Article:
As more than 100,000 tonnes of cashews begin to ripen on trees around Guinea-Bissau, agricultural economists have warned the government against making the same policy decisions as in 2006 that left many farmers unable to sell their produce, triggering hunger.
“The government should allow market forces to function and stop setting the price at which farmers should sell their cashews,” said Marco Giovannoni, the Food and Agriculture Organisation’s (FAO) West African regional advisor on food security. He took part in a mission to Guinea-Bissau at the end of February along with an agricultural expert from the Committee for Drought Control in the Sahel (CILSS) to evaluate the country’s food situation.
Analysts say the government sought to please farmers before elections in 2006 by raising the price per kilogramme of unprocessed cashews from the standard 250 CFA (about 50 US cents) to 350 CFA.
But international traders, mostly Indians who form a cartel, refused to pay the higher price. Unable to sell their cashews, farmers could not buy rice, the country’s staple food. Eventually the price of cashews crashed with traders currently buying cashews for around 50 CFA (10 cents) a kilogramme.
Analysts say this will likely become a problem around mid-year. For now people can live off the rice they are growing, but from July to October people will depend on imported rice while waiting to harvest the next season’s rice crop.
The same Asian traders who export cashews import Asian rice. They sell it for the equivalent of 50 cents a kilogramme, the same price for which they used to buy cashews. But now farmers have to give 5kg of cashews for 1kg of rice.
Agriculture Minister Sola N’Quilim Na Bitchita told IRIN on Monday that the government would set a price for cashews. “It is the government’s job to inform farmers about the value of their produce on the international market,” he said.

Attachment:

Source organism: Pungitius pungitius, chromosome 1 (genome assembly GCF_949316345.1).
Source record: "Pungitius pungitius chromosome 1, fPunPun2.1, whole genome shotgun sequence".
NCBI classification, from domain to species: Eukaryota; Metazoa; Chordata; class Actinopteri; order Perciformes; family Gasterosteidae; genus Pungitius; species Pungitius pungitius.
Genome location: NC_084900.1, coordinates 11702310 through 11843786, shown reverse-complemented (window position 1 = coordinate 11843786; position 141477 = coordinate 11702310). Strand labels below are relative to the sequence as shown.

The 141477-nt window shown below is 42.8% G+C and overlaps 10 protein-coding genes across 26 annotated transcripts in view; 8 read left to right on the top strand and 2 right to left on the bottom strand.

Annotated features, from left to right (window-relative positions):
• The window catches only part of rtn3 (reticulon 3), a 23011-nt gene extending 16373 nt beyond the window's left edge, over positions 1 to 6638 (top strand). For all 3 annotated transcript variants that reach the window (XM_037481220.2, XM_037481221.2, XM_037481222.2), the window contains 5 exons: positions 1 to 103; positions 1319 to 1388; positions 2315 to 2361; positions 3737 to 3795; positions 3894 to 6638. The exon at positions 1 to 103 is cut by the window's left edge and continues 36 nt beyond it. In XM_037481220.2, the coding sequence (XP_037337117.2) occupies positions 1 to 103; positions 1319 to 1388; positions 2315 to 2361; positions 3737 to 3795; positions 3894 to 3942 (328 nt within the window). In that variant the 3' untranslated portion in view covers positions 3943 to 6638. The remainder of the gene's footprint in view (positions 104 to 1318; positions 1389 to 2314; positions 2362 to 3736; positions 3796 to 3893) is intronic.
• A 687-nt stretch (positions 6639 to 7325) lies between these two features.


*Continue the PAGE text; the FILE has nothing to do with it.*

For Giovannoni, the government would be making a mistake, particularly if it bows to local pressure to raise the price back up to 250 CFA.
“How can the price suddenly jump from 50 CFA to 250 CFA?” he said. “This would be a huge disincentive to the Indian traders who are not in a hurry to return to Guinea-Bissau anyway.”
The traders have not returned since leaving last year. “The government had created so many obstacles for us,” Norbet Djidonou, a local representative for the Singapore-based conglomerate Olam, the largest cashew trading company operating in Guinea-Bissau, told IRIN on Monday. “I don’t know if we will return or buy elsewhere.”
Olam shut down in the middle of last year’s season when the government decided that it had to pay an extra US$2.4 million in taxes and confiscated 6,000kg of the cashews it had already bought.
Olam and other international traders are also hobbled by a recent law that prohibits them from buying directly from the farmers. Many of the local businessmen they must go through are at the same time senior government officials - a practice that presents a serious conflict of interest, experts say.
The FAO/CILSS mission report called on the government to make several policy changes such as reducing the taxes and various tariffs it imposes on cashew exporters and keeping the high cost of operating out of the Bissau port in line with the costs of other ports in the region.
With cashews accounting for 85 percent of Guinea-Bissau’s total exports and Vietnam rapidly boosting its cashew production, Giovannoni said the government needs to do all it can to avoid its only export crop from collapsing.
Also see GUINEA-BISSAU: Hunger in a land of plenty
This article was produced by IRIN News while it was part of the United Nations Office for the Coordination of Humanitarian Affairs. Please send queries on copyright or liability to the UN. For more information: https://shop.un.org/rights-permissions
Help make quality journalism about crises possible
The New Humanitarian is an independent, non-profit newsroom founded in 1995. We deliver quality, reliable journalism about crises and big issues impacting the world today. Our reporting on humanitarian aid has uncovered sex scandals, scams, data breaches, corruption, and much more.
Our readers trust us to hold power in the multi-billion-dollar aid sector accountable and to amplify the voices of those impacted by crises. We’re on the ground, reporting from the front lines, to bring you the inside story.
We keep our journalism free – no paywalls – thanks to the support of donors and readers like you who believe we need more independent journalism in the world. Your contribution means we can continue delivering award-winning journalism about crises. Become a member of The New Humanitarian today.